He did things pragmatically; he did things without bells and whistles. Stereotypically, as a German, he did things efficiently. Despite Madrid's shortcomings as a collective last season, Toni Kroos shone in his first season in the Spanish capital. So far this season, however, the former Bayern Munich man has failed to produce the same kind of impact.
Kroos has not been poor in the opening few months of the campaign. Indeed, only Cristiano Ronaldo and Marcelo have played more matches than the German so far this season - featuring in all ten league matches - and Madrid are sitting pretty at the top of the table having enjoyed one of their best starts in years. The 25-year-old has been an important cog in that but his influence has not been as great as his debut season at the Bernabeu.
The statistics show that Kroos has produced just two assists in all competitions so far this term but his role in Madrid's side goes beyond that. Last season, alongside Luka Modric, he was the man to call the tune with his pinpoint passing and usual calm persona in the middle of the pitch. He was the man who paved the way for the chances to be carved out - the second stop in a four-stop cycle from defence to attack.
Now, despite being overworked and seemingly un-droppable under Carlo Ancelotti last season, the German international's place is under threat just three weeks before the crucial El Clasico meeting with Barcelona at the Bernabeu.
In the 3-1 victory over Las Palmas on Saturday, Madrid's No.8 played in a role more fitting to his shirt number. Since arriving in Spain, Kroos has played as a more defence-minded midfielder, a role that differed to that with Bayern and the German national team, but Rafa Benitez has tried the World Cup-winner in a variety of positions already this season. That flexibility is good for the club, especially with Benitez, a coach who likes to rotate, in charge, but that could also scupper his chances of starting in the big games when all of his teammates are available.
Rewind the clock back to the summer and it would have been unthinkable to have the German sat on the bench. Some Madridistas will still tow the same line of thought but the emergence of Casemiro as a solid, out-and-out defensive midfielder ready for the toughest matches has cast the No.8's role in doubt.
The Brazilian has played alongside Kroos this term and although his impressive performances in a role protecting the back-four have also freed Kroos up to boost Madrid's attack, Benitez has an embarrassment of riches at his disposal that will cause him a welcome selection headache when all are fit and available.
The expectancy is that Cristiana Ronaldo, Karim Benzema and Gareth Bale will start most games and that leaves three other positions up for grabs. Bidding for a starting place are Kroos, Luka Modric, Casemiro, James Rodriguez and Isco, realistically, while Lucas Vazquez and Mateo Kovacic are likely to provide back-up.
Given Benitez's deployment of Casemiro in the matches at Atlántico Madrid, PSG and Celta Vigo, arguably Madrid's three toughest matches of the season so far, it is a good bet that the coach will want more of that ball-winning ability in his side against Barca, a team who likes to hold on to the ball more than most. The Brazilian's inclusion in the team to face the Catalans may well raise a few eyebrows but it will not be wholly unexpected. If it happens, and players such as Bale and James are back in the equation, expect Kroos to be the one to miss out.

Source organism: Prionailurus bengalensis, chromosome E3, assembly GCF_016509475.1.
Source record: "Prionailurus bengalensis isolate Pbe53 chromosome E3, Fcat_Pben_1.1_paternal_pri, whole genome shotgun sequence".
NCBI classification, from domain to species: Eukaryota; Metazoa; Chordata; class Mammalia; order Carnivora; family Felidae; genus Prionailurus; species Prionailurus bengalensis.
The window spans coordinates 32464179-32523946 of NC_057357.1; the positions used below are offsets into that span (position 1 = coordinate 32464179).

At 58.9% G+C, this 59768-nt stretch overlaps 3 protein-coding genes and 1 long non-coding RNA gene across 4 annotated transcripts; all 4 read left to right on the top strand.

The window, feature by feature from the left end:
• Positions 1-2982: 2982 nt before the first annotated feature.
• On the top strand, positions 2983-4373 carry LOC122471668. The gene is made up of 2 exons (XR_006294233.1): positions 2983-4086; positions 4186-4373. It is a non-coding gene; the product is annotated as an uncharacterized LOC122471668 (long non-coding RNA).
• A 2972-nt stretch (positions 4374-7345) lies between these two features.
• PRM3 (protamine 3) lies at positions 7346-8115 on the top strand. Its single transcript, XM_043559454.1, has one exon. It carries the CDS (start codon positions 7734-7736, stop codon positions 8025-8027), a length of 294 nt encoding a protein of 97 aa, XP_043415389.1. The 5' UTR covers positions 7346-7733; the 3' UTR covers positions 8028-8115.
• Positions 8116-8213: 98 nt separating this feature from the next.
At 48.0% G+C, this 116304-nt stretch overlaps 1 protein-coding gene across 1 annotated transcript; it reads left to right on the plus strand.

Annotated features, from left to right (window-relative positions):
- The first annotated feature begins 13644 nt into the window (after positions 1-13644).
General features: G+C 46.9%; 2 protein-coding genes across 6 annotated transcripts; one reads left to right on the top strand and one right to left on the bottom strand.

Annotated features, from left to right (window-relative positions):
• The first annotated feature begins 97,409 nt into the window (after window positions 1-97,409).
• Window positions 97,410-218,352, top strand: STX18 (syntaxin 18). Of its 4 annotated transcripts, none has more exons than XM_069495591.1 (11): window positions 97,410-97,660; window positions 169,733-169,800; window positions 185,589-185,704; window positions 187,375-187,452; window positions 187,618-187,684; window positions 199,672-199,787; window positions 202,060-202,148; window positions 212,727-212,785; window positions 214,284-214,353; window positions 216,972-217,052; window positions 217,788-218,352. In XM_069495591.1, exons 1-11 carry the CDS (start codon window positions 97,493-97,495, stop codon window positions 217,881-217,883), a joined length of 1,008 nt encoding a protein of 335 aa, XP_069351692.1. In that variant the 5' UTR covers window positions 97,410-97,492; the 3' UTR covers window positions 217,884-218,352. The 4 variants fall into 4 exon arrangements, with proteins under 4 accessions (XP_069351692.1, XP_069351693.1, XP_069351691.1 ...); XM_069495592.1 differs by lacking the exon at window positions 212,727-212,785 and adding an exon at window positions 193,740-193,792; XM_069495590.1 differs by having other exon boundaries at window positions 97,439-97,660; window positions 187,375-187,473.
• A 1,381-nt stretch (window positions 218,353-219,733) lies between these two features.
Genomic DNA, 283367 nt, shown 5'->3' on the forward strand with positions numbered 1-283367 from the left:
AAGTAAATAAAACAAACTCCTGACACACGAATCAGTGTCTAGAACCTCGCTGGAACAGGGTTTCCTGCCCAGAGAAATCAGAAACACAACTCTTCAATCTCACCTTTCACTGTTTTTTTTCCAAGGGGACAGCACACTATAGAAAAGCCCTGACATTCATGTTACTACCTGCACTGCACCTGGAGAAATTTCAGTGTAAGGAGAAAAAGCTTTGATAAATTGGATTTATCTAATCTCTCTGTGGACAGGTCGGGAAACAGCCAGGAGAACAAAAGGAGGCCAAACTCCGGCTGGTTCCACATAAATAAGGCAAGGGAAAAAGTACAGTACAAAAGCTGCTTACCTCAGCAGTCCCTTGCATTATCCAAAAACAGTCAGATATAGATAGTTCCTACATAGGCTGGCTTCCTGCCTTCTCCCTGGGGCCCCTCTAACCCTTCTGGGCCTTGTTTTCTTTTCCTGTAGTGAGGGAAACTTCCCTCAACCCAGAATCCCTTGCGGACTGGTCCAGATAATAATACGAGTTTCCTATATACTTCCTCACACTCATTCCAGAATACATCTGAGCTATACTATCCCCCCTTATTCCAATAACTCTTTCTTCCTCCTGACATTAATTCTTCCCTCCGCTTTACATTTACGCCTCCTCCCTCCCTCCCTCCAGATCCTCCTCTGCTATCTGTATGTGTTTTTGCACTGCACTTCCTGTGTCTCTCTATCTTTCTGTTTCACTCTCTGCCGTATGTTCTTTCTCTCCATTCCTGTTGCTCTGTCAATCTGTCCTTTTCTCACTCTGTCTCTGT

The irony in Kroos' potential position will not be lost on him. Last season he complained of tired legs midway through the season but Ancelotti refused to sufficiently rest him. A starting role with Bayern was followed by a tough, if fruitful, World Cup in Brazil with Germany before arriving in Spain and playing regularly in all competitions, including the Club World Cup in January. Kroos was in need of a rest.
Now, with Benitez keeping his fingers crossed that key men including Bale, Benzema and James return to training this week, the 25-year-old could be in for some rest than he had hoped for.
Against Las Palmas Kroos at least showed his qualities in a more offensive role, a role that first caught Madrid's attention when the player was excelling for the Bavarian club and for his country. Modric may have showed that he is the team's real engine, while Casemiro again impressed in the middle of the park, but Kroos chipped in with an assist for Jesse's goal and looked good in a more attacking role for the most part.
It is a role he has been eased back into under Benitez and it is a role that Madridistas may see him in more often with the Spaniard in charge. Kroos will be rested but so too will Casemiro, Modric, Isco and James when the coach sees fit - and if club politics allow.
Now Madrid have more alternatives. Kroos has already showed he can shine in a more defensive role in the middle, similar to that of Xabi Alonso, but now he can offer an alternative to Los Blancos' other attacking options - and what an alternative to have.
With players heading back from the treatment room and big games in Seville and against Barcelona to look forward to, Madridistas are soon set to find out Benitez's preferred starting eleven for the big matches. Whether the reconstructions of Kroos back to a more attack-minded midfielder ensures his place remains to be seen.